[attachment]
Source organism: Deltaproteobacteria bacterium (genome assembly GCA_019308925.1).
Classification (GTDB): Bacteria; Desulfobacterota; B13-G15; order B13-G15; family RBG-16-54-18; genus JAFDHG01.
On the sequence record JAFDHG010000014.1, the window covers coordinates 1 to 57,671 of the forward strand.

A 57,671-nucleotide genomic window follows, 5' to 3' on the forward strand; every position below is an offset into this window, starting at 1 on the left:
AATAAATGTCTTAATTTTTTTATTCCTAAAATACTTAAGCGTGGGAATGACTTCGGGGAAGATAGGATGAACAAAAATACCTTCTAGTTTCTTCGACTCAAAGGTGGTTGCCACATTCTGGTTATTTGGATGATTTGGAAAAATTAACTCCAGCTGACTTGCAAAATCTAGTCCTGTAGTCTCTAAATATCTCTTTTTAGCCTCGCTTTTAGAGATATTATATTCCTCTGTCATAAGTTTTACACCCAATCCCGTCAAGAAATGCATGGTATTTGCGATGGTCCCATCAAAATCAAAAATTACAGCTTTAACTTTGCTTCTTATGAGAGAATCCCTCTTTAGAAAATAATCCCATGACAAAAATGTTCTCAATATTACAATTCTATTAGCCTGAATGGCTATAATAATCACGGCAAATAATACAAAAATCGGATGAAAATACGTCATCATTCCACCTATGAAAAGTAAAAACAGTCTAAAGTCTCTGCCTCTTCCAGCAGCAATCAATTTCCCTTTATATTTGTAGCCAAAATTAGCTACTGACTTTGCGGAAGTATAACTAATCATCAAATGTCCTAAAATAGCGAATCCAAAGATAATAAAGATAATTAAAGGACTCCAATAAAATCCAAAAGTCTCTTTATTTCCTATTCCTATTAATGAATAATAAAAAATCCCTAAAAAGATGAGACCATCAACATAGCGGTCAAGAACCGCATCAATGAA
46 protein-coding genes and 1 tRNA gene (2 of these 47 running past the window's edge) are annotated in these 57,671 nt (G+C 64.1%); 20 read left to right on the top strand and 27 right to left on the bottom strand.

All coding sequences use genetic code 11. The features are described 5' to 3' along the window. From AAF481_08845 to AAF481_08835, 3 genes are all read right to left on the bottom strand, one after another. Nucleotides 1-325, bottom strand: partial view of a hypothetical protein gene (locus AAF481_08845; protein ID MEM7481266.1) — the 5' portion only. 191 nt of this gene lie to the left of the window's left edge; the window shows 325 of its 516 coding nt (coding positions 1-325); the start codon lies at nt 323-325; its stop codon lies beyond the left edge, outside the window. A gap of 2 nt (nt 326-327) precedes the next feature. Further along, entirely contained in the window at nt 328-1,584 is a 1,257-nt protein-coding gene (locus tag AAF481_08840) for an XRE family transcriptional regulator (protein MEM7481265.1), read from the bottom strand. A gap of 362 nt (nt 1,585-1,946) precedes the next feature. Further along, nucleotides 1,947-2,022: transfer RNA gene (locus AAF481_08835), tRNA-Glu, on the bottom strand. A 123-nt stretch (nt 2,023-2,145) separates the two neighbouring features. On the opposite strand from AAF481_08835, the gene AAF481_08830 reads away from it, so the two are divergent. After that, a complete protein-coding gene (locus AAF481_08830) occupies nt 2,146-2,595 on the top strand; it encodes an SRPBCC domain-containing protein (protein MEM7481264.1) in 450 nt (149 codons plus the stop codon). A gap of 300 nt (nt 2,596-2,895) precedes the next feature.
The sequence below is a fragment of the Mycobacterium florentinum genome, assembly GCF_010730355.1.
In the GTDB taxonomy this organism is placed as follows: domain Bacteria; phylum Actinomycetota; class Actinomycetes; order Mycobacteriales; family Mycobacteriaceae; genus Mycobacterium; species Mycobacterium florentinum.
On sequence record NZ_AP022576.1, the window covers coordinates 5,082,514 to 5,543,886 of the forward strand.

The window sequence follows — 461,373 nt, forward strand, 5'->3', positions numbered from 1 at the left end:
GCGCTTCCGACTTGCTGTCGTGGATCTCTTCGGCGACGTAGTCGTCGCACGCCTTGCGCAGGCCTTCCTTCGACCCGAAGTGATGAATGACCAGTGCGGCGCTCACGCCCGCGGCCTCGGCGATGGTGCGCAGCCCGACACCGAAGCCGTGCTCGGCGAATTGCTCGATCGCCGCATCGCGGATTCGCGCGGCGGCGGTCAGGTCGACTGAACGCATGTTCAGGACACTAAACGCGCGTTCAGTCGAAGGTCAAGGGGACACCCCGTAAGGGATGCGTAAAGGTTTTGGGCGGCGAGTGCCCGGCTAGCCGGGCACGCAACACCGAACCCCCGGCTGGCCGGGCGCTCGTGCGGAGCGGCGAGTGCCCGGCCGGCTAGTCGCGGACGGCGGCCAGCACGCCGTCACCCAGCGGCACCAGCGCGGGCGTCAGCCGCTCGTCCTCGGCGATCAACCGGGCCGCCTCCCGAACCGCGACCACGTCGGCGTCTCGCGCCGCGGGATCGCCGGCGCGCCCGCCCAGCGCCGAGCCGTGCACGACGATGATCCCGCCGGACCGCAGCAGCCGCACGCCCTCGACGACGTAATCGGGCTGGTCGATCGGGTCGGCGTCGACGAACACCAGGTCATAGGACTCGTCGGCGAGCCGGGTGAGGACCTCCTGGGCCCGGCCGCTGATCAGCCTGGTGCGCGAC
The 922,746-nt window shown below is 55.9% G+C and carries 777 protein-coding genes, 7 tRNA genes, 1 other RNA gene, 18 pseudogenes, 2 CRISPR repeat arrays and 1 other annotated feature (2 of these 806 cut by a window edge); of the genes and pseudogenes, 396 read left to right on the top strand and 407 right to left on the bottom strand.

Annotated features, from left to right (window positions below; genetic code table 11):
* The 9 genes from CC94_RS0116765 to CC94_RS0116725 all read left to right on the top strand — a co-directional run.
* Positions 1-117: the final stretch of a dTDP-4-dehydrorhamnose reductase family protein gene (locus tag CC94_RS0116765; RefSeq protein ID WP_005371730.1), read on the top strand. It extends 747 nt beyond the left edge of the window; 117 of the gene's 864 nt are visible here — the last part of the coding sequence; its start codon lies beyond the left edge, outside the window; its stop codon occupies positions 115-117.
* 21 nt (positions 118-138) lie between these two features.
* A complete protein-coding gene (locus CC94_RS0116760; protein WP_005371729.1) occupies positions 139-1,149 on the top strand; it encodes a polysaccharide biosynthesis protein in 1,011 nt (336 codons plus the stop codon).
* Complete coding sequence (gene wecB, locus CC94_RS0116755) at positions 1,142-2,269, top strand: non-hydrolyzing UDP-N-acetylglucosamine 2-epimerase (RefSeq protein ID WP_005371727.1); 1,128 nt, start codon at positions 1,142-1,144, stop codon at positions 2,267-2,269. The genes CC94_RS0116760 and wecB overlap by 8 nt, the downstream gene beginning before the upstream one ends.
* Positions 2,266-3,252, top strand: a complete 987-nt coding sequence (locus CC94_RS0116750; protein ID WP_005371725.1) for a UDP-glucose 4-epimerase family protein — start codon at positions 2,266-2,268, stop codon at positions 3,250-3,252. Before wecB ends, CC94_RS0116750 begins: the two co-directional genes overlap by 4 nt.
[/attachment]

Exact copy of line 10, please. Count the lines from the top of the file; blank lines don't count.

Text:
On sequence record NZ_AP022576.1, the window covers coordinates 5,082,514 to 5,543,886 of the forward strand.